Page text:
Samuel Barber Remembered

Samuel Barber Remembered: A Centenary Tribute

Edited by Peter Dickinson
Copyright Date: 2010
Edition: NED - New edition
Published by: Boydell and Brewer,
Pages: 214
https://www.jstor.org/stable/10.7722/j.ctt7zsv91
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  • Book Info
    Samuel Barber Remembered
    Book Description:

    Samuel Barber is one of America's most popular classical composers. His widely beloved works include "Adagio for Strings" and Knoxville: Summer of 1915 . The main source for Samuel Barber Remembered: A Centenary Tribute is a panoply of vivid and eminently readable interviews by Peter Dickinson for a BBC Radio 3 documentary in 1981. The interviewees include Barber's friends, fellow composers, and performers, notably Gian Carlo Menotti, Aaron Copland, William Schuman, Virgil Thomson, soprano Leontyne Price, and pianist John Browning. The book also includes three of the very few interviews extant with Barber himself. Dickinson contributes substantial chapters on Barber's early life and on Barber's reception in England. The book has a foreword by the distinguished composer and admirer of Barber, John Corigliano. Peter Dickinson, British composer and pianist, has written or edited numerous books about twentieth-century music, including CageTalk: Dialogues with and about John Cage (University of Rochester Press) and three books published by Boydell Press: The Music of Lennox Berkeley; Copland Connotations; and Lord Berners: Composer, Writer, Painter.

    eISBN: 978-1-58046-758-2
    Subjects: Music, History

Table of Contents

  1. Front Matter
    (pp. i-iv)
  2. Table of Contents
    (pp. v-vi)
  3. List of Illustrations
    (pp. vii-viii)
  4. Foreword
    (pp. ix-x)
    John Corigliano

    It is impossible to evaluate the true worth of composers when they are alive because their works are not heard as pure music but rather as political statements by their creators. Today, when they are still alive, self-consciously modern and would-be progressive composers are often elevated to great heights in our cultural conversation regardless of the actual quality of their musical imaginations. In the past, this was not the case. As a result, composers more talented than radical, who are interested in the new only insofar as it relates to the good, are pigeonholed into the “traditional” or “conservative” categories....

  5. About the 1981 BBC Interviews
    (pp. xi-xii)
    Arthur Johnson
  6. Acknowledgments
    (pp. xiii-xvi)
    Peter Dickinson
  7. Part One: Peter Dickinson on Samuel Barber
    • Chapter One The Formative Years
      (pp. 3-15)
      Peter Dickinson

      Samuel Osborne Barber II—the full name the composer later gave up—was born on March 9, 1910, at 35 South High Street, West Chester, near Philadelphia. His paternal grandfather, the first Samuel O. Barber, was a manufacturer of shipping tags who had moved to West Chester in 1888 with the Denny Tag Company. He set up his own highly successful firm, the Keystone Tag Company, in 1901, which the family ran until 1941. The composer’s maternal grandfather was a Presbyterian minister, Dr. William Trimble Beatty, who founded Shady Side Presbyterian Church in Pittsburgh. He was also instrumental in founding...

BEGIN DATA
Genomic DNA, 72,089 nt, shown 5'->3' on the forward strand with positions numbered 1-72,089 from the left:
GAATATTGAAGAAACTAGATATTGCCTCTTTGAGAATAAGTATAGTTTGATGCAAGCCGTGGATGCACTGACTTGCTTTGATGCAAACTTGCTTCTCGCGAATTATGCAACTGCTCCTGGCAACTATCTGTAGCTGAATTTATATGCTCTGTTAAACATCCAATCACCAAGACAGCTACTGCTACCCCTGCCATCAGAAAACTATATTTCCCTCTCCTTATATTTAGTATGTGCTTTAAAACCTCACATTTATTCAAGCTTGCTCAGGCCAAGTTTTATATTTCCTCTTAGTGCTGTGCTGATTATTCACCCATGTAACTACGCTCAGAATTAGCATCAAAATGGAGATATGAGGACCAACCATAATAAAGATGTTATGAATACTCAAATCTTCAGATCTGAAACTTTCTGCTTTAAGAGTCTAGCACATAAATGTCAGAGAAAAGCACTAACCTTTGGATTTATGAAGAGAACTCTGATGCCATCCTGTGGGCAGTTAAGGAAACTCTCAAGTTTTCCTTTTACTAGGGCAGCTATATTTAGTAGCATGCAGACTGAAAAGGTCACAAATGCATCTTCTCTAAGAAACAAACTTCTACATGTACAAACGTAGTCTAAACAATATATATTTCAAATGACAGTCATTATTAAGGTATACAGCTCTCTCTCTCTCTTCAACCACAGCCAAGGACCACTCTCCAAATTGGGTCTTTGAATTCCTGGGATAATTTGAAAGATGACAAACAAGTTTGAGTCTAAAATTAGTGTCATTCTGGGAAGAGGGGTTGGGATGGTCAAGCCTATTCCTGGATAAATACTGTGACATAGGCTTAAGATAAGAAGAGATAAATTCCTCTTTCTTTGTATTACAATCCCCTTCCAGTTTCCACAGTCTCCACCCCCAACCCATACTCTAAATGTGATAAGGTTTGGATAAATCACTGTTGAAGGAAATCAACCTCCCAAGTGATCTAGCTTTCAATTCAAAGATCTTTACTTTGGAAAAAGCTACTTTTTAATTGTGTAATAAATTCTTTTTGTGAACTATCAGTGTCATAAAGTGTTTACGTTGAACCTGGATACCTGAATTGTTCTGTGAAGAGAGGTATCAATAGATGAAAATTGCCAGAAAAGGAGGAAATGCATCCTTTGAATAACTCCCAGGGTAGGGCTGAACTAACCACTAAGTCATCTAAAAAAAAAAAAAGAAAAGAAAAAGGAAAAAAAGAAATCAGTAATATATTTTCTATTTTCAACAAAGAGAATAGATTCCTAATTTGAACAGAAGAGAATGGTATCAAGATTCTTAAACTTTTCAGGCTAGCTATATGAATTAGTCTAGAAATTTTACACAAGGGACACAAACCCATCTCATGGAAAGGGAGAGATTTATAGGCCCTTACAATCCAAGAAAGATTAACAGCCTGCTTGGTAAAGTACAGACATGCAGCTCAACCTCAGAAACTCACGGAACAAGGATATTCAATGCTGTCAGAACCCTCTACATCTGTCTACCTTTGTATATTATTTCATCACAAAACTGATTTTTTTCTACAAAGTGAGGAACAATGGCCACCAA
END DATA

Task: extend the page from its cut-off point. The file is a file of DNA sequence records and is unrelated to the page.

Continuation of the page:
• Chapter Two Reception in England
      (pp. 16-30)
      Peter Dickinson

      The prolific American writer David Ewen, writing for a British public in theMusical Timesin 1939, found Roy Harris “the most significant” among American composers but continued: “Samuel Barber promises to become the most important discovery since Harris.”¹ Ewen heard Barber’s First Symphony at the Salzburg Festival in 1937 where it was followed by an ovation. He went on prophetically in terms rarely used by any British writer then or later: “Samuel Barber’s facility in self-expression, his extraordinary gift in formulating his copious ideas into a coherent and integrated pattern … his capacity for writing a line of melody,...

  8. Part Two: Samuel Barber
    • Chapter Three Samuel Barber Interviewed by James Fassett (1949)
      (pp. 33-37)
      James Fassett and Samuel Barber

      CBS Radio intermission interview with James Fassett. CBS Symphony Orchestra concert conducted by Bernard Herrmann, June 19, 1949.Knoxville: Summer of 1915—radio premiere with Eileen Farrell.

      James Fassett (1927–2009) was born in Leominster, Massachusetts, and earned degrees from Harvard and Dartmouth. He started his career as an announcer with WBZ in Boston and as a critic forThe Boston Globe. He joined CBS Radio in 1936 and became a commentator and intermission host for the New York Philharmonic programs. From 1942 through 1963 he was director of the CBS Music Department. He was a keen ornithologist, and his...

    • Chapter Four Samuel Barber Interviewed by Robert Sherman (1978)
      (pp. 38-44)
      Robert Sherman and Samuel Barber

      WQXR Great Artists Series, September 30, 1978, before the premiere of Barber’sThird Essay for Orchestra, op. 47, by the New York Philharmonic under Zubin Mehta.

      Robert Sherman (1932–) was born in New York City and is a widely known radio presenter. He has hosted the McGraw-Hill Companies’ Young Artists Showcase on WQXR for over thirty years, andWoody’s Children, which reflects his interest in folk music, reached its forty-first anniversary in 2010. He has taught the Business of Music course at Juilliard since 1992. His mother was the pianist Nadia Reisenberg and his aunt, Clara Rockmore, was the...